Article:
Led by the Flag Ship HMS Albion and attended by Vice Admiral Reksten, Royal Norwegian Navy, and Major General Garry Robison, the Commandant General Royal Marines, the formed line of ships sailed over the spot where HMS Hunter lies 305m below.

S/m John Hague from Trafford Branch RNA said "I am so pleased and overwhelmed to know that after so many years HMS Hunter has been found and my fellow shipmates have a known resting place. I'm so sorry not to be able to go to the wreath-laying, but I will be spending a quiet time at home with my family and thoughts. Also my daughter in Cornwall will be laying flowers at sea for me dedicated to my shipmates."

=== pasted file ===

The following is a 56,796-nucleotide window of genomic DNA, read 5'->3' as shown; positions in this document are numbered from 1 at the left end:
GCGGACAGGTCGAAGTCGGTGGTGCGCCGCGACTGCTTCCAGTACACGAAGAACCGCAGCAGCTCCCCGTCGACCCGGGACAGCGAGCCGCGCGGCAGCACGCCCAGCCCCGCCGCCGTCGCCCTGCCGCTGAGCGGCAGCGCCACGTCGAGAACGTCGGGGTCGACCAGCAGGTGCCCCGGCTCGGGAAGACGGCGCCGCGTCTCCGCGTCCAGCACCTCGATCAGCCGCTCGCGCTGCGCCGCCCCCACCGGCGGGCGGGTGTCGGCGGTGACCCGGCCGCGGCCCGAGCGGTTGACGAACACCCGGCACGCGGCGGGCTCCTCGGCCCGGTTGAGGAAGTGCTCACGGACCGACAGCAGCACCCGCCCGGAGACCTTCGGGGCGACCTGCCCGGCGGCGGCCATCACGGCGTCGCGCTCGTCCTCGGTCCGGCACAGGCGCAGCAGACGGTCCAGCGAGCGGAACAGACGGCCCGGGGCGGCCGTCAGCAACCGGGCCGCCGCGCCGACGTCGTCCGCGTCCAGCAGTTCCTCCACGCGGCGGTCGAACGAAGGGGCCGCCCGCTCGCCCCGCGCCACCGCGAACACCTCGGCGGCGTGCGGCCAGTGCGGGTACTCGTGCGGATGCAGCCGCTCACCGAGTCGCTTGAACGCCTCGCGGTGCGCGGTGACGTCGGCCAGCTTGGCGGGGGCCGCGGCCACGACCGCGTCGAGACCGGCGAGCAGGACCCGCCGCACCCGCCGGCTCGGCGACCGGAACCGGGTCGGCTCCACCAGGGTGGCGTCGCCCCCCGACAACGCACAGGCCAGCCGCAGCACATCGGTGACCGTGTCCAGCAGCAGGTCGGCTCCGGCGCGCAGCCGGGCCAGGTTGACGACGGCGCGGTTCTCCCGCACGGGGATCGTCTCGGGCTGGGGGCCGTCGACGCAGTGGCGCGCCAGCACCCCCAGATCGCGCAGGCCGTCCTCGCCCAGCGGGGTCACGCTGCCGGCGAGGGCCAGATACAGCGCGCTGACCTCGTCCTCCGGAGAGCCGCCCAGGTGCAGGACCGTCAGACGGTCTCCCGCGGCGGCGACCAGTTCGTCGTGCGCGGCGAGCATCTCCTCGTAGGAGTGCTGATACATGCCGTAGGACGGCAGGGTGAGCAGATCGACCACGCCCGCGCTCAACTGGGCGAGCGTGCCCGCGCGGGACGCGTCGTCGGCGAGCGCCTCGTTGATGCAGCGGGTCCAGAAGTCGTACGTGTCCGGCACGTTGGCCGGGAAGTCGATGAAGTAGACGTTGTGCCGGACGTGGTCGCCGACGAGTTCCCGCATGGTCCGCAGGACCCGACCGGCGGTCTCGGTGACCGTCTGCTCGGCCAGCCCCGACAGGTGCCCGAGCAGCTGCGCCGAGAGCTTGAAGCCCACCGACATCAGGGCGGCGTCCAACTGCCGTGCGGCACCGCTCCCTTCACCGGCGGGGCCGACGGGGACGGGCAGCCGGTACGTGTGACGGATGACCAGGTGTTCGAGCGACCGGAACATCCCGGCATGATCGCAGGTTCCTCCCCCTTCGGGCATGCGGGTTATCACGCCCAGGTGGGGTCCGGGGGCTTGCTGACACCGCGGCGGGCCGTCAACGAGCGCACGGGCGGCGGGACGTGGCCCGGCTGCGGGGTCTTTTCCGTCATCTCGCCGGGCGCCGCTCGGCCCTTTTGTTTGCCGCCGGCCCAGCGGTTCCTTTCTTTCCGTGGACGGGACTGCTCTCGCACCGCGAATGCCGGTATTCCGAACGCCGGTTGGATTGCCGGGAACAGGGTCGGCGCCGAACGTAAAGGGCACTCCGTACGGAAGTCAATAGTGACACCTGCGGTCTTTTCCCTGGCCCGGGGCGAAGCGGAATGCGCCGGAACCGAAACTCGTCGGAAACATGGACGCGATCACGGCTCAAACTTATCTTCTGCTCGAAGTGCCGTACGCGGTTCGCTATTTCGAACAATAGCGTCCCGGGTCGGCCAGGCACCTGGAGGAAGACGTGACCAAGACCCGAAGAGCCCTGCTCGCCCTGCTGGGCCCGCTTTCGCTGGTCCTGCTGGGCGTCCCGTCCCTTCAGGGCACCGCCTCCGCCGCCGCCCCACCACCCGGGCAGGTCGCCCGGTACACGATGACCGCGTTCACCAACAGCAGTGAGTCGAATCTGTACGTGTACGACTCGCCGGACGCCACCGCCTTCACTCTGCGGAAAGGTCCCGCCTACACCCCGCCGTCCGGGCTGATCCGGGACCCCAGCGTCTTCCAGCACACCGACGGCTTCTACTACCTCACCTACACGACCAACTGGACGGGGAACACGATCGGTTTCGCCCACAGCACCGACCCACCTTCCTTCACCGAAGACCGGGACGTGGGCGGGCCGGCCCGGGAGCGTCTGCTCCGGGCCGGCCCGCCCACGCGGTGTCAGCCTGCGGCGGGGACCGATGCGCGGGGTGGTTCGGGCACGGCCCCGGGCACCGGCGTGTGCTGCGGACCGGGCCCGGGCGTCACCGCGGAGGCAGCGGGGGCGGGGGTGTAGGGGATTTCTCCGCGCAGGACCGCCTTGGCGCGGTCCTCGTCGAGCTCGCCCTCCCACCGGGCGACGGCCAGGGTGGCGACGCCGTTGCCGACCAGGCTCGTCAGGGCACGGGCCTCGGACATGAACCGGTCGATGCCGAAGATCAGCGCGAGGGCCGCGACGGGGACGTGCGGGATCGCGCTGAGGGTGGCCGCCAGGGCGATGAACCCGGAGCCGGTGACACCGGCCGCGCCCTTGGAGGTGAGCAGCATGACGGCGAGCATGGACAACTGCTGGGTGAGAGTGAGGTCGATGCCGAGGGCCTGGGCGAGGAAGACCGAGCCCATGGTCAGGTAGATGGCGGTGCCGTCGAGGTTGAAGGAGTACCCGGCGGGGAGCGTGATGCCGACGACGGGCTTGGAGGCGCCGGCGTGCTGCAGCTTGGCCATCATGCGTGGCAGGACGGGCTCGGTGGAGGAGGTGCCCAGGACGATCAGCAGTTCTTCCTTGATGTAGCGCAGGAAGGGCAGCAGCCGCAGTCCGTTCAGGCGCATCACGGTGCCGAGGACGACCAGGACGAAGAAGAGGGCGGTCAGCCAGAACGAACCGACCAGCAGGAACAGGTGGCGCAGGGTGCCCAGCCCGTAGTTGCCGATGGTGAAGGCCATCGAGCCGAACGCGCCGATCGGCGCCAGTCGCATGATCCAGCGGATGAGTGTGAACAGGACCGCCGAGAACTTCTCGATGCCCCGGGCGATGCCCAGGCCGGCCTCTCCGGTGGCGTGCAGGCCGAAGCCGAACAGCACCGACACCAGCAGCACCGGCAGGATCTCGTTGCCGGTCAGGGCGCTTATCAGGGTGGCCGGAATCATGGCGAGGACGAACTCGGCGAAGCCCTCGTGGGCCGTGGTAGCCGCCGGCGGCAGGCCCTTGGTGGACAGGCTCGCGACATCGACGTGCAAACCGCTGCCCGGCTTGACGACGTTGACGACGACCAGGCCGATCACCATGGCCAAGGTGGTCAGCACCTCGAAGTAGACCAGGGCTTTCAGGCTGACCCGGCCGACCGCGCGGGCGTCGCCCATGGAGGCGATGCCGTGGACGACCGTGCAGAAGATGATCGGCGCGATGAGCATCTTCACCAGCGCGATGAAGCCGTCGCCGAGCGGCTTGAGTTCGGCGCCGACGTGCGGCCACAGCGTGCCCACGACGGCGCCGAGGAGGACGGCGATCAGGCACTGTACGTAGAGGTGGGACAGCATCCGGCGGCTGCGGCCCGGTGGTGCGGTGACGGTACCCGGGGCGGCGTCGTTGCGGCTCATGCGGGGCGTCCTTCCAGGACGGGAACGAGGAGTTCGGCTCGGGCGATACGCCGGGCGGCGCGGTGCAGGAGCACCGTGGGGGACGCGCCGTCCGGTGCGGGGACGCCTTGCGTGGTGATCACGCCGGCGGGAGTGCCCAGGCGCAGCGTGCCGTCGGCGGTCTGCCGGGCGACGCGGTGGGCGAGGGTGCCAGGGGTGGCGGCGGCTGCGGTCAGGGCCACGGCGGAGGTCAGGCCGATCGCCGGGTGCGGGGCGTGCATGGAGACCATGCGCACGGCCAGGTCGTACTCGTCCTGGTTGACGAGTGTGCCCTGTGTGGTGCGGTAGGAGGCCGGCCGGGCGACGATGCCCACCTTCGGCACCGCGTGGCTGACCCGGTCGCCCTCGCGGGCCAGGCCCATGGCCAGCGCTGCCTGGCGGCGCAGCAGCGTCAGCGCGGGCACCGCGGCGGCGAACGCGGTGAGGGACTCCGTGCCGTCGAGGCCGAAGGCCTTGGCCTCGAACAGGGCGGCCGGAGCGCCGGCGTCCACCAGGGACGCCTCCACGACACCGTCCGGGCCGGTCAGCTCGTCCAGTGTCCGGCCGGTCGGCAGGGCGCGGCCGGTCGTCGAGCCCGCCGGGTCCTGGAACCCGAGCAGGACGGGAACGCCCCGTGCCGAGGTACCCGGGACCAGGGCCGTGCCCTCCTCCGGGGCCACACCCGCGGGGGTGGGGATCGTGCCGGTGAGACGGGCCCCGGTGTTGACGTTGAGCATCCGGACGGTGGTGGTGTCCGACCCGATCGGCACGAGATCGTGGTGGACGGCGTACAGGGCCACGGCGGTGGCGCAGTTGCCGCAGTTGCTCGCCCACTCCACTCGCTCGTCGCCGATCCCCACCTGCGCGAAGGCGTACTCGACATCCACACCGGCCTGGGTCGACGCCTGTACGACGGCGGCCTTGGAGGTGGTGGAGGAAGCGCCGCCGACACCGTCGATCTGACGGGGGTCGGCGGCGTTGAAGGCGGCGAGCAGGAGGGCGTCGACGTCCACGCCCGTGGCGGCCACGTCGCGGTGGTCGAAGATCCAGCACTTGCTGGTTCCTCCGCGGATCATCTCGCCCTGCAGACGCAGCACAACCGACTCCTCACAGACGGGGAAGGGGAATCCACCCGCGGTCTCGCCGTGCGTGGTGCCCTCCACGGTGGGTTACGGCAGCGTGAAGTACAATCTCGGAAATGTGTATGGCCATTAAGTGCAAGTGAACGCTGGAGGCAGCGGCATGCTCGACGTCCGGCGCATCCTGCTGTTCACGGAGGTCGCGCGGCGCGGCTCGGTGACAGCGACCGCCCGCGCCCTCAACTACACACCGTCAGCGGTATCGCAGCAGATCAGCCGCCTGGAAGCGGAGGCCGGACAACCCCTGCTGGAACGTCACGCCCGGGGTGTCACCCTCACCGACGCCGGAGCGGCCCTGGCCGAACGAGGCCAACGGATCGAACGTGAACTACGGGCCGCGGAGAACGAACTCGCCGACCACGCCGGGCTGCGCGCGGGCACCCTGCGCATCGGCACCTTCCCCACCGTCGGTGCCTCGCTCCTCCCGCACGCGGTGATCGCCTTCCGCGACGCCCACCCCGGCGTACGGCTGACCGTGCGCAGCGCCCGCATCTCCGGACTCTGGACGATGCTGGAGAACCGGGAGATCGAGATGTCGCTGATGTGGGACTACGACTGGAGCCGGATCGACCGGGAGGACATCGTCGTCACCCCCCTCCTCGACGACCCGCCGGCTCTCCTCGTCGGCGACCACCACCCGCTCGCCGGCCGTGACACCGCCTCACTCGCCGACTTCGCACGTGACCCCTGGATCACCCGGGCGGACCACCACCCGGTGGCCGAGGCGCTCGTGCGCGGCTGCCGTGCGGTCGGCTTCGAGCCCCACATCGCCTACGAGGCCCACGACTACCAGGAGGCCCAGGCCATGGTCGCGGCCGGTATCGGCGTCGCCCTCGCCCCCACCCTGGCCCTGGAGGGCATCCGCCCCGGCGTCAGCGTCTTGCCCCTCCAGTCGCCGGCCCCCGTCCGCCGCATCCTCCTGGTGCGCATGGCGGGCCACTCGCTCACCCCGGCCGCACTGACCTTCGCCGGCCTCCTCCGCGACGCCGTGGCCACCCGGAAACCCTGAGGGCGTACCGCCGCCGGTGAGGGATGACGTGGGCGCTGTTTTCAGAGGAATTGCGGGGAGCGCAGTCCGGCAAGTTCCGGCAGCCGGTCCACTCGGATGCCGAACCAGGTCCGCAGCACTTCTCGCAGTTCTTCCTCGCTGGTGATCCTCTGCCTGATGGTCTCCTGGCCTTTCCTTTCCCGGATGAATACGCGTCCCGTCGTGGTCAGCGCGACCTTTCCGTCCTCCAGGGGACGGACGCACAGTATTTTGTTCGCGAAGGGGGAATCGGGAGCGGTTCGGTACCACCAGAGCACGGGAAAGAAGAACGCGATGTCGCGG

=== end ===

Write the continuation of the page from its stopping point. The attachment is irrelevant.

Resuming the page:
John Hague crossed the bar in 2010.


Offline stokerstan

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Re: HMS Hunter - A Survivor's Story.
« Reply #1 on: February 28, 2020, 04:34:52 PM »

  Lest we forget.
    My father served in the Narvik area at the early part of the war. I have only ever had scraps of what he was doing, but have established that he was there when the King and Queen of Norway was evacuated to U.K. I believe he was at this time he was serving with the Royal Naval Patrol service. They seem to have served almost every where.

   Stan M.

Offline Topsey

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Re: HMS Hunter - A Survivor's Story.
« Reply #2 on: June 29, 2020, 10:41:32 AM »
what a great story, True respect to all these people who we owe so much to